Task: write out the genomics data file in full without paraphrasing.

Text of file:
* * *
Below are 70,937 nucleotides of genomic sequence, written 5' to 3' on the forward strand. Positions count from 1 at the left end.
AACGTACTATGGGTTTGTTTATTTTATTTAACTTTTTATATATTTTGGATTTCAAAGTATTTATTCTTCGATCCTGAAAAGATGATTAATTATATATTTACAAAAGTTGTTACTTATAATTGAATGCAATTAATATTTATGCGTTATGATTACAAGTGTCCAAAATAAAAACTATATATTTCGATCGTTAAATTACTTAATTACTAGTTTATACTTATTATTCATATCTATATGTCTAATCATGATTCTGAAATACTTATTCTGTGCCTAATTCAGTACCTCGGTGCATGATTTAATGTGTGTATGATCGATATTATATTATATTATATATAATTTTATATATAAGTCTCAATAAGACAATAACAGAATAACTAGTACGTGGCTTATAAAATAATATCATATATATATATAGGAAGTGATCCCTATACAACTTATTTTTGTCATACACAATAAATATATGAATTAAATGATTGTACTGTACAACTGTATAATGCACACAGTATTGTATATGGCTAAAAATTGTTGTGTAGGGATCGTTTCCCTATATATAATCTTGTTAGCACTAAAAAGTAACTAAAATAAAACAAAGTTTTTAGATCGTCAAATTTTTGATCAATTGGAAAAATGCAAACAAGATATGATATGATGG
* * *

Below are 70,937 nucleotides of genomic sequence, written 5' to 3' on the forward strand. Positions count from 1 at the left end.
AACGTACTATGGGTTTGTTTATTTTATTTAACTTTTTATATATTTTGGATTTCAAAGTATTTATTCTTCGATCCTGAAAAGATGATTAATTATATATTTACAAAAGTTGTTACTTATAATTGAATGCAATTAATATTTATGCGTTATGATTACAAGTGTCCAAAATAAAAACTATATATTTCGATCGTTAAATTACTTAATTACTAGTTTATACTTATTATTCATATCTATATGTCTAATCATGATTCTGAAATACTTATTCTGTGCCTAATTCAGTACCTCGGTGCATGATTTAATGTGTGTATGATCGATATTATATTATATTATATATAATTTTATATATAAGTCTCAATAAGACAATAACAGAATAACTAGTACGTGGCTTATAAAATAATATCATATATATATATAGGAAGTGATCCCTATACAACTTATTTTTGTCATACACAATAAATATATGAATTAAATGATTGTACTGTACAACTGTATAATGCACACAGTATTGTATATGGCTAAAAATTGTTGTGTAGGGATCGTTTCCCTATATATAATCTTGTTAGCACTAAAAAGTAACTAAAATAAAACAAAGTTTTTAGATCGTCAAATTTTTGATCAATTGGAAAAATGCAAACAAGATATGATATGATGG